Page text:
@DanNeely: I +1'd you, but actually I see "magnetic" more often. –  Charles Dec 1 '11 at 2:33
Answer updated to include "magnetic." –  Robert Cartaino Dec 1 '11 at 2:39
I'd prefer "Electro-Mechanical Magnetic Storage" as the catch all, but this could also refer to tape. –  Chris Cudmore Dec 1 '11 at 14:23
This is the most correct answer. Although typically they are called "hard disk drive" to differentiate between solid-state and magnetic. –  MikeMurko Dec 1 '11 at 17:38

I'd quibble with some of Rimmer's definitions, but his point is essentially correct.

I believe the real definition of solid state is something more like "made with transistors and/or integrated circuits". An old vacuum tube memory unit has no moving parts, either, but wouldn't be called solid state. Core memory had no moving parts, etc. (I don't mean to be critical; I'm sure someone could quibble with my definitions too. Just trying to clarify.)

Hard disk refers to a technology where data is stored on spinning, rigid disks. We call it hard to distinguish it from floppy disk, where the disks are flexible, and disk to distinguish it from drum storage, where data was stored on the outside of a cylindrical device, i.e. a device that was drum-shaped. (Drum drives have been obsolete for a long time and floppy disks are just about gone, I think.)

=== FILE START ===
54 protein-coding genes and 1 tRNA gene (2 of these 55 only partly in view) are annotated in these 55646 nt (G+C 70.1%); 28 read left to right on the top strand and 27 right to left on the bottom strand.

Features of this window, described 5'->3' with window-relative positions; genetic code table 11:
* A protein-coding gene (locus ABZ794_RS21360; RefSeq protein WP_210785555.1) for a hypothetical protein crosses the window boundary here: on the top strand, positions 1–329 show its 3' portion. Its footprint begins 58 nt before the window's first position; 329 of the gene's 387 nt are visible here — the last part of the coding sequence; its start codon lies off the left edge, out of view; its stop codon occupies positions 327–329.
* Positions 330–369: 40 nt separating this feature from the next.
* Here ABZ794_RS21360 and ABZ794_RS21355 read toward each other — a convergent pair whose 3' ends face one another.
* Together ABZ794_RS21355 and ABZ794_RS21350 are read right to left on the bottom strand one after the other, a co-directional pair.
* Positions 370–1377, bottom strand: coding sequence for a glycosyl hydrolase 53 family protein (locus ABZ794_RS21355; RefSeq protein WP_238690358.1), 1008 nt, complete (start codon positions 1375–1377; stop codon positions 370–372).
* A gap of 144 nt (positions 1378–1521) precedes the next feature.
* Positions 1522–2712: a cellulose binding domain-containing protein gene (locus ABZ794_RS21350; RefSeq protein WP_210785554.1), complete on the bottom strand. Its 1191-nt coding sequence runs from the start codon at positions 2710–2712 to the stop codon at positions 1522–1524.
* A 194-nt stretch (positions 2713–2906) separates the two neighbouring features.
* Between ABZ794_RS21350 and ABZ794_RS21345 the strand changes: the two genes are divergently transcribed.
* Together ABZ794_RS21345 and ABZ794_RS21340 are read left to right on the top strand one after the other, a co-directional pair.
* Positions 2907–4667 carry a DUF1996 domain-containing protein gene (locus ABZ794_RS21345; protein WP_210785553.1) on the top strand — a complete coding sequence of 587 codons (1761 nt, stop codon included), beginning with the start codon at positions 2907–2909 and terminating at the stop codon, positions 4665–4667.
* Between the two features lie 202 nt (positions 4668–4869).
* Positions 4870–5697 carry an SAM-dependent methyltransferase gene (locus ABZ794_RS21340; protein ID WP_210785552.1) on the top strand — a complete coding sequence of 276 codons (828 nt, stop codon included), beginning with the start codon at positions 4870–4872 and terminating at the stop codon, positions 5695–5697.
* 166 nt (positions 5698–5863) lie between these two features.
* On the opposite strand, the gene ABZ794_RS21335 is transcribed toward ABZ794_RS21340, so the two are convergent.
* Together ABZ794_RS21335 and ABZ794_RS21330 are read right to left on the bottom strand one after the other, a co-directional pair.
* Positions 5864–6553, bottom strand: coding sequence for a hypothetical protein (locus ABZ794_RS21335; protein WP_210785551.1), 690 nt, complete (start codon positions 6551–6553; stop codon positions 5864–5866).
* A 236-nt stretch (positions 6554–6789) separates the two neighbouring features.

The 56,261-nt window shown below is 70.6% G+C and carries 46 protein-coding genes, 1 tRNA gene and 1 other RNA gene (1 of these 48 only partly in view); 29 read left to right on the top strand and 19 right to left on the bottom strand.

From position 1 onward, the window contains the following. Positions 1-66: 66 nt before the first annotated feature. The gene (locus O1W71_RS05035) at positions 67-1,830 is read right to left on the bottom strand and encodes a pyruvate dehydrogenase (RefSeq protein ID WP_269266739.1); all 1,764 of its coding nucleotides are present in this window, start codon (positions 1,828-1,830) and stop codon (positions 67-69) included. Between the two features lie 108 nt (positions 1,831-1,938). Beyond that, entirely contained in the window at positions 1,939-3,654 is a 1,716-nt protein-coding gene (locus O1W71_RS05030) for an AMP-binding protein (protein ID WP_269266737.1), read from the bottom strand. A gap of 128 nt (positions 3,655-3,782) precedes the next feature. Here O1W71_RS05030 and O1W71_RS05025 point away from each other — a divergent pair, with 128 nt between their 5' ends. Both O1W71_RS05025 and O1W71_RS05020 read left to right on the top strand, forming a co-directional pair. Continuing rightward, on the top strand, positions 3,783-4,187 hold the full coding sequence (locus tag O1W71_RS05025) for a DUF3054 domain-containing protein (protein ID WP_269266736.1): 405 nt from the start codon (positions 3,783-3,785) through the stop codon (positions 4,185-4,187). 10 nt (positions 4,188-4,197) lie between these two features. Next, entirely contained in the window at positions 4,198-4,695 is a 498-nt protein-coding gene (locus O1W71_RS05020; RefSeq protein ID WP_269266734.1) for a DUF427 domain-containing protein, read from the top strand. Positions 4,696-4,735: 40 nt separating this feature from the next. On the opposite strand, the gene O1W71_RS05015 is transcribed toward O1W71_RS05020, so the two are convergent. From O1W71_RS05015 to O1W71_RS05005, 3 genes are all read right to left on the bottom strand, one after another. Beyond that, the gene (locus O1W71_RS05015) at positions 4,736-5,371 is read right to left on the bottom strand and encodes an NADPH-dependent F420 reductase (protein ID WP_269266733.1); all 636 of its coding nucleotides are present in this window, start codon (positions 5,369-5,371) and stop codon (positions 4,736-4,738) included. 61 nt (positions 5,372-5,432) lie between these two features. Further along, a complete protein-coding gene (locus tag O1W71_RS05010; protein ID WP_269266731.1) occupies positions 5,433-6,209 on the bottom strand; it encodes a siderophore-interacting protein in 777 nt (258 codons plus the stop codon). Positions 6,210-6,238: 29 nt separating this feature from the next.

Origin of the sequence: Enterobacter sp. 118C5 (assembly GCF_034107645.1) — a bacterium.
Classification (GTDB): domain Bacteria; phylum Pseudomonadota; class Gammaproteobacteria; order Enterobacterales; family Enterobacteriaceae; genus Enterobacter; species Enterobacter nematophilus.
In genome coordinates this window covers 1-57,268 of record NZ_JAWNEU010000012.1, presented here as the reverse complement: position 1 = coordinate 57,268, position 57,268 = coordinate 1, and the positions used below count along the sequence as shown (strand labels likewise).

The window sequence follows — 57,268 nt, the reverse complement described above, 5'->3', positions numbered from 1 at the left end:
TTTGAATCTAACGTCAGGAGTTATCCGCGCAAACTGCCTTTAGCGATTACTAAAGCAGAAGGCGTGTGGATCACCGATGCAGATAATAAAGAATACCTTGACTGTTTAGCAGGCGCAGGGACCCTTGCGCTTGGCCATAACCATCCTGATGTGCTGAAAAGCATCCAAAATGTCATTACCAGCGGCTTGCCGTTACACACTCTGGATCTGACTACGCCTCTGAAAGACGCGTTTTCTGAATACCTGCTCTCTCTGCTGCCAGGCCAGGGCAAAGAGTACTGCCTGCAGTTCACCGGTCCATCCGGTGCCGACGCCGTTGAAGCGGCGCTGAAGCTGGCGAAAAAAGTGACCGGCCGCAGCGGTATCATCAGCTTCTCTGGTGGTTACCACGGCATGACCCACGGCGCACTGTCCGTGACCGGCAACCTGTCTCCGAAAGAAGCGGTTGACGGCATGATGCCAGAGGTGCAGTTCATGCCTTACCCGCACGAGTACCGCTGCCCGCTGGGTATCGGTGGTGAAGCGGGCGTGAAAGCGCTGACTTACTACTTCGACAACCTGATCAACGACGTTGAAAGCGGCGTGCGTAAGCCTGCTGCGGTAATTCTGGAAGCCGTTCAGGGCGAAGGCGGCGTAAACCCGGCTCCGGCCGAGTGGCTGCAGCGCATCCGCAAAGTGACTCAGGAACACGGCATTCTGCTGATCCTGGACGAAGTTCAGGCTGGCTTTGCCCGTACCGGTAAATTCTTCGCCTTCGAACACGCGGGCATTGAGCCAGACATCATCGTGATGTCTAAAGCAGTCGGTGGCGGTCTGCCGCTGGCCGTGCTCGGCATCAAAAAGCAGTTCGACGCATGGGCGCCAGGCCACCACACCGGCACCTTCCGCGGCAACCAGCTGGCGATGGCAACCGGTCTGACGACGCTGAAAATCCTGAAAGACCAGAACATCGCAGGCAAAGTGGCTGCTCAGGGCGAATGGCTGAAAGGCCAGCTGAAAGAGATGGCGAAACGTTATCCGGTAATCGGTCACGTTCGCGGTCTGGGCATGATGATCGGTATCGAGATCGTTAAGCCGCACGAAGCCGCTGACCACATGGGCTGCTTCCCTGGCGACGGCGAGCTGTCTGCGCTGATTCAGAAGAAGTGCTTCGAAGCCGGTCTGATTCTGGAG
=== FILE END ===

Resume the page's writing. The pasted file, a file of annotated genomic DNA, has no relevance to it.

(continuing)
A CD is technically a disk that is hard, but we don't call it a hard disk because the technology is quite different and we need to distinguish.

Yes, by definition a hard disk drive is not solid state, just like by definition a cathode-ray tube is not a liquid crystal display, etc. I suppose you could make a disk-shaped solid state memory device, but we wouldn't call it a hard disk drive except as a joke.

Personally I think calling a solid state memory unit a drive is a misnomer, as I understand the word drive to refer to a device with a motor that spins something. But solid-state drives have picked up that name by analogy, I think; they're like a hard disk drive except that they're solid state.